The 5/20 Forex Trading Strategy is a relatively simple trading strategy that follows the trend of the market to make small profits over time. This strategy requires knowledge on some fundamental indicators, some practice to work well, and trades once per week on Friday or Saturday (or both). If you read this article, you can use the 5/20 strategy to make successful trades.
Timothy Morge created the 5/20 Forex Trading Strategy as an offshoot of another system called Fibonacci Pivots. He found that keeping track of when the major currency pairs moved above and below their standard deviation would be easier if he waited until they crossed 5% from their previous period’s pivot, high or low. Another thing he found was that waiting for a 20% move up or down before entering a trade maximized his ability to have a profitable trade.
His strategy was initially intended for the Currency Market. Still, it is easily adaptable for other markets such as stocks and futures due to its reliance on a few fundamental indicators.
So How Can You Use This Strategy When Trading Forex?
Find a Charting Package
To use this strategy, you need access to a charting package with the following indicators: Exponential Moving Average (EMA), Standard Deviation, and Relative Strength Index (RSI). There are several free packages available.
Determine Rolling Periods for EMA and Standard Deviation
You will want to put these indicators on your chart in separate windows. Set the period for both of them to be the same length; the 5/20 strategy works best with 20-day moving averages and standard deviations. You can adjust this parameter if you believe that your market conditions change faster than every 20 days.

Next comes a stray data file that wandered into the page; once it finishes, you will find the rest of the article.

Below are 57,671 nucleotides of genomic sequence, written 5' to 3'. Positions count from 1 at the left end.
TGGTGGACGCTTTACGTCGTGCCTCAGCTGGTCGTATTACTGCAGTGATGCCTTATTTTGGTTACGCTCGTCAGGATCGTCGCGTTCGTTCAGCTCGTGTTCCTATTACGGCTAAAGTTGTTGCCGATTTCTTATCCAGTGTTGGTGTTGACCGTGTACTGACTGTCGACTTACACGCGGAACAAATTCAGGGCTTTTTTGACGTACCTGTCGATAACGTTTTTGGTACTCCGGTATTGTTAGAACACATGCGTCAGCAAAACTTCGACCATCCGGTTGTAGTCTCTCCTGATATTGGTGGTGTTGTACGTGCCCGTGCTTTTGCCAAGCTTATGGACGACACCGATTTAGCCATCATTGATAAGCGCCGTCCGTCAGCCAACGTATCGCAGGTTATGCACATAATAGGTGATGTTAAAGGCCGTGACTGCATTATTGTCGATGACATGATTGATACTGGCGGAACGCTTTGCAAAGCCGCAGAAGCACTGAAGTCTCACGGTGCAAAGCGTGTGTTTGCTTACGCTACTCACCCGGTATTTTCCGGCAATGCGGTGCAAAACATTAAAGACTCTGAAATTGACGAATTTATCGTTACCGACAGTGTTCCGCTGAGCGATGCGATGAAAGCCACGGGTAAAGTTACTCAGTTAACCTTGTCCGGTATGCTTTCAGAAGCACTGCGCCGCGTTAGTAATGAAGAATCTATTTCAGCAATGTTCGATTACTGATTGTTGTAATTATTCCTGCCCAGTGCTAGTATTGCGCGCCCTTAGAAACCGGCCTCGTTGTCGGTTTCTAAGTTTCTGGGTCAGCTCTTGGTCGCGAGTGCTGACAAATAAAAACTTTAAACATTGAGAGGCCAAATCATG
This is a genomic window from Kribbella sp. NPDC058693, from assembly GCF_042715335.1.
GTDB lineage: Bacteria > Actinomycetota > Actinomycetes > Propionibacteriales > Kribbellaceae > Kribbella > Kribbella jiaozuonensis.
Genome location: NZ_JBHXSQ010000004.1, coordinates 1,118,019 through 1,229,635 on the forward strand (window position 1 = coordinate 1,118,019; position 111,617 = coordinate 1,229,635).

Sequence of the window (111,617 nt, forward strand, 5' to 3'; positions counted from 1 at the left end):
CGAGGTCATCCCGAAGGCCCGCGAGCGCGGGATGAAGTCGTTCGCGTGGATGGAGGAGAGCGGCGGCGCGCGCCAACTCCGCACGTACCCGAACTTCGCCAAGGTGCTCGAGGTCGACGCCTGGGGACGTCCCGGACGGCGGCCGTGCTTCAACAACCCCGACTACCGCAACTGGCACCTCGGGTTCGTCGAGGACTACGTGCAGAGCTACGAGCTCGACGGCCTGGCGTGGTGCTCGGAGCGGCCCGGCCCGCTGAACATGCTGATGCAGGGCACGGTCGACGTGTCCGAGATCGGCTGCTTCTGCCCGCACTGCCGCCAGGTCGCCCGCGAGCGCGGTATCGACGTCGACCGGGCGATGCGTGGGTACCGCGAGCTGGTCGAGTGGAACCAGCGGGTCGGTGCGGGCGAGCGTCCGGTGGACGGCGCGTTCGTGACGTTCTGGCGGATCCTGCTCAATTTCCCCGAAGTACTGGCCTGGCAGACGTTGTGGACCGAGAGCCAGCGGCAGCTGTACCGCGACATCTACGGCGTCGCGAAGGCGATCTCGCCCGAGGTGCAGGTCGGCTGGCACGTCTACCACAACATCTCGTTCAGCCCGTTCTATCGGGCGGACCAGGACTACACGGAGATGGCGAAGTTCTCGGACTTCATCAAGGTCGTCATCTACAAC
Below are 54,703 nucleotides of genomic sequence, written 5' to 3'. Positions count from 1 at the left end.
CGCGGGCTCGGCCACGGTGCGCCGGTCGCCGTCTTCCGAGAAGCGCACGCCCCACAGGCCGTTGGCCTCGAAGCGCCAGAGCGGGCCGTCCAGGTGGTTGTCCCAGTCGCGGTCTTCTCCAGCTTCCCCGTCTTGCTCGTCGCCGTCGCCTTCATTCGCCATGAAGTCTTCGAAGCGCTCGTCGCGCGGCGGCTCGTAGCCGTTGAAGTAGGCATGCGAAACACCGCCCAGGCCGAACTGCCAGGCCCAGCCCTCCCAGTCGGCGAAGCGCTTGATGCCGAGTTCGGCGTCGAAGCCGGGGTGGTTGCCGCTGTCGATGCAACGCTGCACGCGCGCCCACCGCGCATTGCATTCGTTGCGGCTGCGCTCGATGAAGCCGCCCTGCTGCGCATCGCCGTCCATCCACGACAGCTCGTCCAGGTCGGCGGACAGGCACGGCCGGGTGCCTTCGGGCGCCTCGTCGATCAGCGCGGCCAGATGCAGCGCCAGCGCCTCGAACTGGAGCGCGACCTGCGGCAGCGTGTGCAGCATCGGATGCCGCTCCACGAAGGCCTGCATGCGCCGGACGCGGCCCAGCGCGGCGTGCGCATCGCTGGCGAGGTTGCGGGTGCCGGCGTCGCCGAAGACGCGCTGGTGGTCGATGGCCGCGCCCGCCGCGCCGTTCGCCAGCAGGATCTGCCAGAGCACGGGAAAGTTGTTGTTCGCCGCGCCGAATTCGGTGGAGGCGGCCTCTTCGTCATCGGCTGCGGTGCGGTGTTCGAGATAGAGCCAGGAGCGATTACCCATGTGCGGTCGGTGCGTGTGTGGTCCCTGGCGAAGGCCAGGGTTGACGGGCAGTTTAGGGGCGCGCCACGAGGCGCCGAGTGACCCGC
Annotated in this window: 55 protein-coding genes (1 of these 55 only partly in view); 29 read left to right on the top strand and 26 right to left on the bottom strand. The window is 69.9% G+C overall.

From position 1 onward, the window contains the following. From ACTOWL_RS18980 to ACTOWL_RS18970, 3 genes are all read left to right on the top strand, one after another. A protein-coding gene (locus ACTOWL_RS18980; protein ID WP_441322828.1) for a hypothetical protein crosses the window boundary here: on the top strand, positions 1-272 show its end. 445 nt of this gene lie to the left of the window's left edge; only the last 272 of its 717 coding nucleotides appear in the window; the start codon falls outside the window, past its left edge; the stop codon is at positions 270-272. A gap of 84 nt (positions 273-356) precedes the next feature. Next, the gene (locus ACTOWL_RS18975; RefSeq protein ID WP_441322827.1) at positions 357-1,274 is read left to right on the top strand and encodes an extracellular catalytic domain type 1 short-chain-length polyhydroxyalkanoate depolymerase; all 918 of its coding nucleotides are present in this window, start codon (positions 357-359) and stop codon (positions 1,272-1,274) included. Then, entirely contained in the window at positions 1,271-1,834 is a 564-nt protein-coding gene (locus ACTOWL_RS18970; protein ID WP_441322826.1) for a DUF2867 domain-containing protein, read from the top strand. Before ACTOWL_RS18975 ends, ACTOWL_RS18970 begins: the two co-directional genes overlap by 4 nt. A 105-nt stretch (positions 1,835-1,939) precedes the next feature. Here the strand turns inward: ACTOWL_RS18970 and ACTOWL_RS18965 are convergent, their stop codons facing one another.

If you trade using a shorter timeframe than five days, then use a smaller number than 20 for the periods of both indicators; for example, 10 for both would mean 5-day moving average and standard deviation periods. If you trade using a timeframe of more than five days, then adjust 20 to a larger number; for example, 25 for 5-day moving averages and standard deviations would mean keeping track of the price movement over 25 days.
Determine Pivot Days and Plot Your Charts
Next, you need to figure out which day or days are your pivot days. Generally speaking, Friday and Saturday are becoming more popular as the forex market ‘breaks’, so choose one or both depending on how much time you have available to trade during the weekdays. You will want to make sure there are enough candles plotted on your chart for this timeframe before continuing with these steps.
Once you have decided on what your pivot days will be – plot them on your chart.
Plot Your EMA and Standard Deviation Lines
Plot both indicators as 20-period simple moving averages (the default period length used in an exponential moving average). Draw the lines at the same starting point – usually the left side of the chart for this strategy.
Once you have done that, connect them to form a channel (or envelope) around your pivot points to outline the price range. You can make it wide or narrow, based on your preference; we suggest not making it too wide since it will be easy to tell when price action is heading out of bounds, and you can also see more clearly what is happening with low volatility periods.
Wait for Price Action to Reach 5%
Once you have plotted your channels, the next step is to wait for price action to touch the upper or lower limit of the channel formed by standard deviation and EMA. The price will consistently return to this area so long as it remains in a sideways market. Suppose the price reaches 5% above either pivot high or below a pivot low. In that case, it will indicate that momentum has shifted, and you may now enter a trade with reasonable expectations of success.
Wait For 20% Boundary Lines
You now want to wait for Price Action to cross the High-Low envelope, which forms your 20% boundary lines. When price crosses both boundary lines simultaneously, it gives you confirmation that momentum has shifted from one extreme into another-which means it’s time to take a position.